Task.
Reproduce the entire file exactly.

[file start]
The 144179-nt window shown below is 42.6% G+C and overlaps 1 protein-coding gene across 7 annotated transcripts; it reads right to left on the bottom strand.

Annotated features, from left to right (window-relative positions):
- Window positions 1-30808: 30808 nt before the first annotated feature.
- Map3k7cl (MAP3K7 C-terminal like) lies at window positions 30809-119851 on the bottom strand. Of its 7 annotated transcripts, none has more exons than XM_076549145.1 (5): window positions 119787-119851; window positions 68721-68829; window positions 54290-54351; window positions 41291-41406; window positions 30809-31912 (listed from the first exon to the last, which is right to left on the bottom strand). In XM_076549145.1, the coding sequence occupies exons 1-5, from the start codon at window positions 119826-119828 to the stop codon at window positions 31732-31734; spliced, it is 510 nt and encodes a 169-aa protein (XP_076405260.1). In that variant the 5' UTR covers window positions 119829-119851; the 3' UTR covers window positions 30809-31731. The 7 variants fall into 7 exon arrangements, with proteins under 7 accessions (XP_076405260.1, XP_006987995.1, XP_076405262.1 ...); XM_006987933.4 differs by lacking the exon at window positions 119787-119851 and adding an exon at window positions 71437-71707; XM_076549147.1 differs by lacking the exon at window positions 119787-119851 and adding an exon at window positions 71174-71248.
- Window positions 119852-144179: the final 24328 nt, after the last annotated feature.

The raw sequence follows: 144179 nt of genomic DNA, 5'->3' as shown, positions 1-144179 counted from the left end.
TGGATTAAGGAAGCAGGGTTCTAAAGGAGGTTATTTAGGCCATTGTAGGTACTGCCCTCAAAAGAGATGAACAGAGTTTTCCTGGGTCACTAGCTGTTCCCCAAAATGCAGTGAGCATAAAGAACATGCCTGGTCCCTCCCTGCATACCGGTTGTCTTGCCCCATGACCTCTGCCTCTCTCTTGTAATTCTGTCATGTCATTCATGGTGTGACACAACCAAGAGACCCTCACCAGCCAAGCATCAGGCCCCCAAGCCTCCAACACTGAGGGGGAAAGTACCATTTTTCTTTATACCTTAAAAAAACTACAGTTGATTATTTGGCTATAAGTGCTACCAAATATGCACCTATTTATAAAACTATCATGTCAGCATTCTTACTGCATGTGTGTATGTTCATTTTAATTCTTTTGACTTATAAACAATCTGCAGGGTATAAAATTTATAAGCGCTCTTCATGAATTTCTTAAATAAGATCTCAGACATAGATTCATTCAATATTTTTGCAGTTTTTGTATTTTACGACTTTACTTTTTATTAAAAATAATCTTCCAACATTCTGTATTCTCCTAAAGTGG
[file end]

The 144179-nt window shown below is 42.6% G+C and overlaps 1 protein-coding gene across 7 annotated transcripts; it reads right to left on the bottom strand.

Annotated features, from left to right (window-relative positions):
- Window positions 1-30808: 30808 nt before the first annotated feature.
- Map3k7cl (MAP3K7 C-terminal like) lies at window positions 30809-119851 on the bottom strand. Of its 7 annotated transcripts, none has more exons than XM_076549145.1 (5): window positions 119787-119851; window positions 68721-68829; window positions 54290-54351; window positions 41291-41406; window positions 30809-31912 (listed from the first exon to the last, which is right to left on the bottom strand). In XM_076549145.1, the coding sequence occupies exons 1-5, from the start codon at window positions 119826-119828 to the stop codon at window positions 31732-31734; spliced, it is 510 nt and encodes a 169-aa protein (XP_076405260.1). In that variant the 5' UTR covers window positions 119829-119851; the 3' UTR covers window positions 30809-31731. The 7 variants fall into 7 exon arrangements, with proteins under 7 accessions (XP_076405260.1, XP_006987995.1, XP_076405262.1 ...); XM_006987933.4 differs by lacking the exon at window positions 119787-119851 and adding an exon at window positions 71437-71707; XM_076549147.1 differs by lacking the exon at window positions 119787-119851 and adding an exon at window positions 71174-71248.
- Window positions 119852-144179: the final 24328 nt, after the last annotated feature.

The raw sequence follows: 144179 nt of genomic DNA, 5'->3' as shown, positions 1-144179 counted from the left end.
TGGATTAAGGAAGCAGGGTTCTAAAGGAGGTTATTTAGGCCATTGTAGGTACTGCCCTCAAAAGAGATGAACAGAGTTTTCCTGGGTCACTAGCTGTTCCCCAAAATGCAGTGAGCATAAAGAACATGCCTGGTCCCTCCCTGCATACCGGTTGTCTTGCCCCATGACCTCTGCCTCTCTCTTGTAATTCTGTCATGTCATTCATGGTGTGACACAACCAAGAGACCCTCACCAGCCAAGCATCAGGCCCCCAAGCCTCCAACACTGAGGGGGAAAGTACCATTTTTCTTTATACCTTAAAAAAACTACAGTTGATTATTTGGCTATAAGTGCTACCAAATATGCACCTATTTATAAAACTATCATGTCAGCATTCTTACTGCATGTGTGTATGTTCATTTTAATTCTTTTGACTTATAAACAATCTGCAGGGTATAAAATTTATAAGCGCTCTTCATGAATTTCTTAAATAAGATCTCAGACATAGATTCATTCAATATTTTTGCAGTTTTTGTATTTTACGACTTTACTTTTTATTAAAAATAATCTTCCAACATTCTGTATTCTCCTAAAGTGG